Continuing with the research for my Christmas I themed article, I read George Ouwendijk's Santas of the World. This is another kid's book, meaning it was a really easy read. It goes through mostly European and North American countries, explaining the differences in what people believe concerning Christmas ideas on gift-givers. I found the book really interesting (although a lot of the facts were similar to the ones in The Truth About Santa Claus). Together, both books were good reads, particularly for the article I'm writing.
Monday, November 24, 2014
Wednesday, November 19, 2014
The Truth About Santa Claus is divided into seven chapters. It starts off looking at St. Nicholas, both the man (what little we know of him), and the saint who was a miracle-maker. There was a really neat story about St. Nicholas anonymously giving money to a poor man for his daughters' dowries so the man wouldn't have to sell one (or all?) of them into slavery. It was stories like this that led to the idea of St. Nickolas as a gift-giver.
People in England stopped worshipping St. Nicholas in the 1500's, in part thanks to people like Martin Luther, who denounced the St. Nicholas Day holiday (which is December 5th). So new gift-givers sprung up, including Father Christmas (who is actually based off the Roman god Saturn), and the German Christkindl, who was the Christ child, believed to bring gifts to children.The Dutch kept worshipping St. Nicholas, but they added Black Peter, a frightening creature believed to serve St. Nicholas; it was Black Peter who carried a trunk full of presents (for good children) and birch rods (for bad children). As a historical side note, Black Peter was often depicted as a sixteenth-century Spanish official, because the Dutch were occupied by the Spanish but drove them out. Dutch children called St. Nicholas "Sinter Claes" for short; this eventually evolved into "Santa Claus."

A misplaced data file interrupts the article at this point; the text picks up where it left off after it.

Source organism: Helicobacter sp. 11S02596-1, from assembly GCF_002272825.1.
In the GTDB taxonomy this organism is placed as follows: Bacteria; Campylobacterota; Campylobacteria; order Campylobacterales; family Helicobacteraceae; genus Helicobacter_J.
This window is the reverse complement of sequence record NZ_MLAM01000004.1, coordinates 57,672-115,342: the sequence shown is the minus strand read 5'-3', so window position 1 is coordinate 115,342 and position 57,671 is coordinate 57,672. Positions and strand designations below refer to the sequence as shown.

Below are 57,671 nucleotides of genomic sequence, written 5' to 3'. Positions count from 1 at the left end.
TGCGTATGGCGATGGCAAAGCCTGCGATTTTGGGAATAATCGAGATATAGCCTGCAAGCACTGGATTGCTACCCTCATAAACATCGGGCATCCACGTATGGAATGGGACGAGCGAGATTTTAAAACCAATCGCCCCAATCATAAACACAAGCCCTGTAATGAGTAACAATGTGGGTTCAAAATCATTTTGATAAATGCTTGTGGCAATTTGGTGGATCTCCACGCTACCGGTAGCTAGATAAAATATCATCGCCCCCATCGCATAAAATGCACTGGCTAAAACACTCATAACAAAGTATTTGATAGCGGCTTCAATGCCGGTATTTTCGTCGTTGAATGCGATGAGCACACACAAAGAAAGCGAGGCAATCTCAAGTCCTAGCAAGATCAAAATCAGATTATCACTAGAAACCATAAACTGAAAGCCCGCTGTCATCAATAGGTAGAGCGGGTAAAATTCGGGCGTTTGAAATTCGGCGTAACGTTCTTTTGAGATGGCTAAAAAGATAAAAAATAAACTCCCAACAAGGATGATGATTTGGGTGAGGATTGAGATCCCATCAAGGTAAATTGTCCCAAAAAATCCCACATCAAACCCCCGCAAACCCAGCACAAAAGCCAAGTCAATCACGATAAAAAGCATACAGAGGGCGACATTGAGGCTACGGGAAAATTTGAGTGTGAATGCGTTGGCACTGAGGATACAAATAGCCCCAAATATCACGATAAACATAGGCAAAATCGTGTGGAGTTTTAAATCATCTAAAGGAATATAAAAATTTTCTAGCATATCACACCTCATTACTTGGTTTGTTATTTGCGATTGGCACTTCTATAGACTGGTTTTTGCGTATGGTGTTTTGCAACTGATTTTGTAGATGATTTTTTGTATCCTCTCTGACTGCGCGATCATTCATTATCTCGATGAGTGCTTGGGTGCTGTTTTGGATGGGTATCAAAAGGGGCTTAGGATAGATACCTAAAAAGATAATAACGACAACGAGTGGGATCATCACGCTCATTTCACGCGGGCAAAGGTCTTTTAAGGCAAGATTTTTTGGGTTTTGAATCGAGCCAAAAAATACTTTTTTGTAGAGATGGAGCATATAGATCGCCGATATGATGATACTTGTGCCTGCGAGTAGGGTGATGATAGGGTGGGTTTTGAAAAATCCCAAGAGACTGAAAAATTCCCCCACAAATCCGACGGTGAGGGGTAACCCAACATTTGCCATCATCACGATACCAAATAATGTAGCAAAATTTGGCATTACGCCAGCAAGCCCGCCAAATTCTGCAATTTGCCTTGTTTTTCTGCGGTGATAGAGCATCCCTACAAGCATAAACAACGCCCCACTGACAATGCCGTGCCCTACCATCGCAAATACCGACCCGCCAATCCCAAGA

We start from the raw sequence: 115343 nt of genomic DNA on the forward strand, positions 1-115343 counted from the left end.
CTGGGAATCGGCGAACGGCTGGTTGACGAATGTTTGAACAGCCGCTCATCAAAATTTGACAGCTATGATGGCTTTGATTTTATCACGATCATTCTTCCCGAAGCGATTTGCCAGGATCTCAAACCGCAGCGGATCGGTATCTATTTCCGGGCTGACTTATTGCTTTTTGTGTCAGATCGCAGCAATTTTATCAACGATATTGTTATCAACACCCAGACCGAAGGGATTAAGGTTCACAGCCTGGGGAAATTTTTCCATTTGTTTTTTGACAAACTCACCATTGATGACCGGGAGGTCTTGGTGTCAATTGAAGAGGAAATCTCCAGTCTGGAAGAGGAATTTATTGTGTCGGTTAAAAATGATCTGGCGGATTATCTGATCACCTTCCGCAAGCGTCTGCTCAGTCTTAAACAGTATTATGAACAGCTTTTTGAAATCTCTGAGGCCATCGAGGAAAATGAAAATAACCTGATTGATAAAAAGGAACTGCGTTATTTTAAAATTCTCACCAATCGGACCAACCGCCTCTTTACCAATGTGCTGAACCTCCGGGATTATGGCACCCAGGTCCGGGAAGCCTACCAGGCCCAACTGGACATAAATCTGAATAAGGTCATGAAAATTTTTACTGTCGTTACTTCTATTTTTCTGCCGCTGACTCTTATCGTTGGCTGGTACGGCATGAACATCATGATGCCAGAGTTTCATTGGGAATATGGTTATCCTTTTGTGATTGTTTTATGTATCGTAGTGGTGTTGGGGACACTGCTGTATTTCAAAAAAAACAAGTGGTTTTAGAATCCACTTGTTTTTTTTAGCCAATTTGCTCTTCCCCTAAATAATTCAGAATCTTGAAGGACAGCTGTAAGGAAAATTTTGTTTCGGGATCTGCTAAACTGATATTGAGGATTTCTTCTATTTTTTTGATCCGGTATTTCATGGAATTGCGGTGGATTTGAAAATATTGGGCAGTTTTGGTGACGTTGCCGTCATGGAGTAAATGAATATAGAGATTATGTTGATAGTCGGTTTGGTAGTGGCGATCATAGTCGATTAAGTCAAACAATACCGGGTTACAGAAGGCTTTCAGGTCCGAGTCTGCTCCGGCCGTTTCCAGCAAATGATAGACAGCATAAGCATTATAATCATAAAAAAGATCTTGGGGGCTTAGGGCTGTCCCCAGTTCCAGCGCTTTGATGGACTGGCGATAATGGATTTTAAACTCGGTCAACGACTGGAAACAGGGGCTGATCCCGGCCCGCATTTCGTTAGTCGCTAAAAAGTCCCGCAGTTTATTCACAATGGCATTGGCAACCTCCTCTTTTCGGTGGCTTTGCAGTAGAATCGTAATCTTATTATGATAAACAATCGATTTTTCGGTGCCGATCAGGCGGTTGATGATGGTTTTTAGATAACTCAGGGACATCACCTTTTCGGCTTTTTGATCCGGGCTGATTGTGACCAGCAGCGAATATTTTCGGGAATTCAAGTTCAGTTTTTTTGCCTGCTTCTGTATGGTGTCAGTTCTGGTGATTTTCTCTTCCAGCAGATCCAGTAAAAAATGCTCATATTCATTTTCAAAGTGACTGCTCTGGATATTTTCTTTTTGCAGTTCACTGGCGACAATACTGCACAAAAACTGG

From there, these various gift givers merged and became the figure of Santa Claus (for example, "Christkindl" eventually became another name for Santa, "Kris Kringle"). His image slowly became the jolly old elf, in no small thanks to Clement Clarke Moore's poem "A Visit from St. Nicholas" ("'Twas the night before Christmas...") and Thomas Nast's cartoons for Harper's Weekly. Other characters entered the Santa Claus myth, including his helper elves, Mrs. Claus, the eight reindeer, and later Rudolph.
The Truth About Santa Claus was a really interesting read about Santa Claus's history. It might be old, but it's still well-worth the read.